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In today’s Physical Health Education class, We will be discussing Postural Defects. We hope you enjoy the class!
This can be defined as the position of a person’s body when standing or sitting. It is the body’s position when sitting or standing.
There are two types of posture:
- Good posture
- Bad posture
This is the correct alignment of parts of the body supported by the right amount of muscle tension against gravity. Without posture and the muscles that control it, we would simply fall to the ground. It helps stay in positions that place the least strain on supporting muscles and ligaments during movement and weight-bearing activities.
Factors that Influence Posture
The following are the factors that influence posture:
Characteristics of Good Posture
The features or characteristics of good posture are as follows:
- The head is well back
- The chin is in
- Flat abdomen
- Straight back
- Straight and relaxed knees
- The feet are slightly apart
- Balanced weight on both feet
- The toes are pointed straight ahead
- The chest is lifted forward and backwards
- The buttocks are tucked under slightly
Importance of Good Posture
The following are the importance of good posture:
- Good appearance
- Efficient movement
- Good posture prevents undue fatigue
- Good posture ensures self confidence
- It helps the vital organs to be kept in the best functioning position
- Good posture enhances mental alertness
Kinds of Posture
The kinds of posture are:
They are postural abnormalities defined as minor single deviations from a correct posture.
Types of postural defects
- Kyphosis (Round Shoulder)
- Lordosis (Swayback)
- Forward neck or head
This is a sideways curvature of the spine that occurs mostly during growth spurt just before puberty.
Doctors don’t know what causes the most common types although it appears to involve hereditary factors, because disorders tend to run in the family.
Kyphosis is a defect of the spine due to deficiency of vitamin D which is essential for the building of strong bones. The upper spine becomes excessively curved as a result of squeeze chest muscles and overstretched back muscles. It can occur at any age but is most common with older women.
Kyphosis is caused by the following:
- Carrying of heavy load on the back
- Sitting an infant too early
- Weak chest/back muscles
- Lack of physical exercise
- Flat Back:
A flat back syndrome occurs when the spine loses the lower curve and becomes flat. This causes the spine to become imbalanced and the patient tends to lean forward. If you have flat back, you may have trouble standing up straight or having constant back or leg pain.
The flatback syndrome may develop due to:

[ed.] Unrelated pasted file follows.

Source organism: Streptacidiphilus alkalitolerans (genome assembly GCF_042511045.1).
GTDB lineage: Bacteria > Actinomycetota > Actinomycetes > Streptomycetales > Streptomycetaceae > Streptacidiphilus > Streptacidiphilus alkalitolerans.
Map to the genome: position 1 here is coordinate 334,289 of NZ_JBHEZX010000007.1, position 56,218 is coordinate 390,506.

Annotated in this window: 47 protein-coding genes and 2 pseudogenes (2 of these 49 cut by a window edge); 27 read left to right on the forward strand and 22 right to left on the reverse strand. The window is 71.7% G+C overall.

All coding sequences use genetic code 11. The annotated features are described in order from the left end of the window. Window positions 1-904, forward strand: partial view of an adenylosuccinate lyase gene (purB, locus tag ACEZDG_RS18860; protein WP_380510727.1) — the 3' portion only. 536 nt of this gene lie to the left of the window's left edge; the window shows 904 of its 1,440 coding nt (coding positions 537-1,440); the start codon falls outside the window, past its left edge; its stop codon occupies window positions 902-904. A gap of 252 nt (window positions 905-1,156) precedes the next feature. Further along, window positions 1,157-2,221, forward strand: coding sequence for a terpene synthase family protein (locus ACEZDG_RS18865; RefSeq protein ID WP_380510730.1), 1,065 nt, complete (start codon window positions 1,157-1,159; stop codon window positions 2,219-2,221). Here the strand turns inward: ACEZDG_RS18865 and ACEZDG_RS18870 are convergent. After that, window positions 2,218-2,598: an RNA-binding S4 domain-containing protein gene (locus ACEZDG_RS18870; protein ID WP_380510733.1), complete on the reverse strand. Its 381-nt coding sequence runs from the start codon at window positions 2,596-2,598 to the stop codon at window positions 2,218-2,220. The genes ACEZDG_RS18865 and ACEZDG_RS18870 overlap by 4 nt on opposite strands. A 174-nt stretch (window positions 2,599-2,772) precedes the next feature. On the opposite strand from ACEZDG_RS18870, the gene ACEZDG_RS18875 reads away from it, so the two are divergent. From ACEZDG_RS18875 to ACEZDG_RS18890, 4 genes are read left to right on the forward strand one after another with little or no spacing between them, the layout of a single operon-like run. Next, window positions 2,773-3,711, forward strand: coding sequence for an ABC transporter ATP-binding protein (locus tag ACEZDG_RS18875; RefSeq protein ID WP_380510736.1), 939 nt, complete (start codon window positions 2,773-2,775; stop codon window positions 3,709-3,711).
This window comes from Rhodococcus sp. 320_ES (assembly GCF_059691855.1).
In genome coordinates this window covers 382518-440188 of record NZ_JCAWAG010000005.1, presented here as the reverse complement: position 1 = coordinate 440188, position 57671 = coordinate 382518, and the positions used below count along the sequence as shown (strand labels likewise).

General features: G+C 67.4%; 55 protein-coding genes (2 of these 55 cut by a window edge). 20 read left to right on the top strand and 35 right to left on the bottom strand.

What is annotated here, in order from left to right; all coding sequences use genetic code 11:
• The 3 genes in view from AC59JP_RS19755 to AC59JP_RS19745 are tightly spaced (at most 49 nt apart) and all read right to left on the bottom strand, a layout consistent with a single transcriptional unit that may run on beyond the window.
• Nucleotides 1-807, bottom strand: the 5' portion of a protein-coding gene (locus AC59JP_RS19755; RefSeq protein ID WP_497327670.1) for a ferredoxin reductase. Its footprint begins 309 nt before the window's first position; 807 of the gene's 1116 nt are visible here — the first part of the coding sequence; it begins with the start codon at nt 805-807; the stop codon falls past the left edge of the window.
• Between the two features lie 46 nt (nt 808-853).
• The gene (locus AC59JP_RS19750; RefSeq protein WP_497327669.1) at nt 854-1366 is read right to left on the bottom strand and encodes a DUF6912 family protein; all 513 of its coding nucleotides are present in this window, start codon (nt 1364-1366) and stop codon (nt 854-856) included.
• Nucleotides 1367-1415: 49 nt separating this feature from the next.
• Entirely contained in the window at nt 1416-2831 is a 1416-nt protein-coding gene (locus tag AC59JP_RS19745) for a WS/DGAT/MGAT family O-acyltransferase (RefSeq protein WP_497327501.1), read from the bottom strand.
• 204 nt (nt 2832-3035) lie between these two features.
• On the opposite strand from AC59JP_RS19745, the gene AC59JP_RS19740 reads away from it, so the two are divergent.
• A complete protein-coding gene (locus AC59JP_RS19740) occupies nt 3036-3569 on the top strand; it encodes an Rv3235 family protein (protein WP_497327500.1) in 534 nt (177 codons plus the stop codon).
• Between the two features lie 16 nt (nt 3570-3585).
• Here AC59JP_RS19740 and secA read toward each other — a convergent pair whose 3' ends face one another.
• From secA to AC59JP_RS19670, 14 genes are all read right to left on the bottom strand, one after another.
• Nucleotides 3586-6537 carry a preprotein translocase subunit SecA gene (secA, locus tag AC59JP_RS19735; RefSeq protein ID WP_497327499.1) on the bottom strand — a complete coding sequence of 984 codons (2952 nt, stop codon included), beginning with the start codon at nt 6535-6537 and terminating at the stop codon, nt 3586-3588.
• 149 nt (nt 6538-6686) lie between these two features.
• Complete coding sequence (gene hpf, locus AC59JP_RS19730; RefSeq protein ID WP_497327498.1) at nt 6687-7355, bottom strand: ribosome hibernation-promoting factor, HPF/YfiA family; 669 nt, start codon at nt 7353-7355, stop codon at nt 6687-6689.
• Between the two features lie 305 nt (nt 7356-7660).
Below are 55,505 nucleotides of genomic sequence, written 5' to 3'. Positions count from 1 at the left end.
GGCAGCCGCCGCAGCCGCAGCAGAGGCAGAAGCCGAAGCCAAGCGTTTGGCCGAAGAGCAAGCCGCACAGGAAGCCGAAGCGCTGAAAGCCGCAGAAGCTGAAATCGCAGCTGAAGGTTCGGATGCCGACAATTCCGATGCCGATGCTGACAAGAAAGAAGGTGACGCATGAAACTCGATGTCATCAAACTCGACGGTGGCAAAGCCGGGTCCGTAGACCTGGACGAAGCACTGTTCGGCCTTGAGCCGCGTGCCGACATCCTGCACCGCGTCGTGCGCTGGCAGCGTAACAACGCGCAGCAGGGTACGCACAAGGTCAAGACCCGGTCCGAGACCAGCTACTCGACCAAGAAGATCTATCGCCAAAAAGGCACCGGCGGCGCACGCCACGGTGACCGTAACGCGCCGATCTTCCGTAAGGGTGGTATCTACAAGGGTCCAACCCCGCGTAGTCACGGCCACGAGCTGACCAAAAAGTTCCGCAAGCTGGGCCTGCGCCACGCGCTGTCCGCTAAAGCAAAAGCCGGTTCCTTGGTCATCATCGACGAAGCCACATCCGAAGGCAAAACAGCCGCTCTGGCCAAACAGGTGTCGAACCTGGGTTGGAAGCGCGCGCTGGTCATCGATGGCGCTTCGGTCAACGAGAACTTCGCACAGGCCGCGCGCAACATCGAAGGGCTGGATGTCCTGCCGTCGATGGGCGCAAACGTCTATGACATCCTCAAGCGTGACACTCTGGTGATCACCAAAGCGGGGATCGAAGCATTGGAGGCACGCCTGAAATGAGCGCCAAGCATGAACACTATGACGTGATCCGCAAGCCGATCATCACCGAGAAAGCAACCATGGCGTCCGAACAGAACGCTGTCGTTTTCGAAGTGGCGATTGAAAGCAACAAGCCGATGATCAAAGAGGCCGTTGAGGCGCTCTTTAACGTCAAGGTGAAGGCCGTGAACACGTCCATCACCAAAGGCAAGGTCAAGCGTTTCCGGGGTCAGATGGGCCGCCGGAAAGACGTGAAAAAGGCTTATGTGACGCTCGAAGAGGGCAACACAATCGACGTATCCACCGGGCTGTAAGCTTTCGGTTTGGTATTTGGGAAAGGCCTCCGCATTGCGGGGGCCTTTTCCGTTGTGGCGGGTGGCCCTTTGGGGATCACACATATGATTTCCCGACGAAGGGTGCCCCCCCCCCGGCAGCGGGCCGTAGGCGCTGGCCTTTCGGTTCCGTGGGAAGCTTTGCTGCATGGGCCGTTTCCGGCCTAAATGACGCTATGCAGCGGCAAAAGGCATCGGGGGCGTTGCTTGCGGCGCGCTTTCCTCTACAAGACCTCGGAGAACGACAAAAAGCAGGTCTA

- degenerative disc disease
- compression fractures
- ankylosing spondylitis.
Lordosis is a curving inward of the lower back. It usually causes back pain and discomfort as well as affecting your ability to move. When you suffer from lordosis or swayback it may appear that you are sticking out your stomach and buttocks.
It also causes your shoulders to sit further back and your head tilts forward. This will throw off your balance and force your lower back to work harder.
This posture condition can be caused by many different things including:
A few other things that can contribute to swayback posture can be:
- Constantly wearing high heels
- Sleeping on your stomach
Forward Neck or Head:
In this posture position, the neck and head are in a forward position where the head is extending out past the shoulders. The forward neck can also be called text neck. This is because more and more, we are hunched over our phones and computers all day causing our neck to tilt forward.
You may be experiencing tension, stiffness, or pain in your neck, shoulders, and back. The body will follow where your head goes, so if your head is forward, your shoulders and back will also hunch forward.
Causes of postural defect
- Injury sustained from different forms of accident
- Diseases such as muscular dystrophy or polio
- Congenital abnormalities
- Poor nutrition
- Postural habits e.g. walking with one shoulder too high
- Habitual standing with weight on the foot
Contributing factors are:
- Lack of education or awareness of correct posture
- Sedentary lifestyle
- Occupational demands
- Joint stiffness
- Decreased fitness
- Muscle weakness
- Muscle tightness
- Poor core stability
- Poor ergonomic workstations
Effects of Poor Posture
- Difficulty in breathing
- Impaired blood circulation
- Reduction in muscle tone
- Unattractive appearance
We have come to the end of this class. We do hope you enjoyed the class?
Should you have any further question, feel free to ask in the comment section below and trust us to respond as soon as possible.
In our next class, we will be talking about Human Trafficking. We are very much eager to meet you there.
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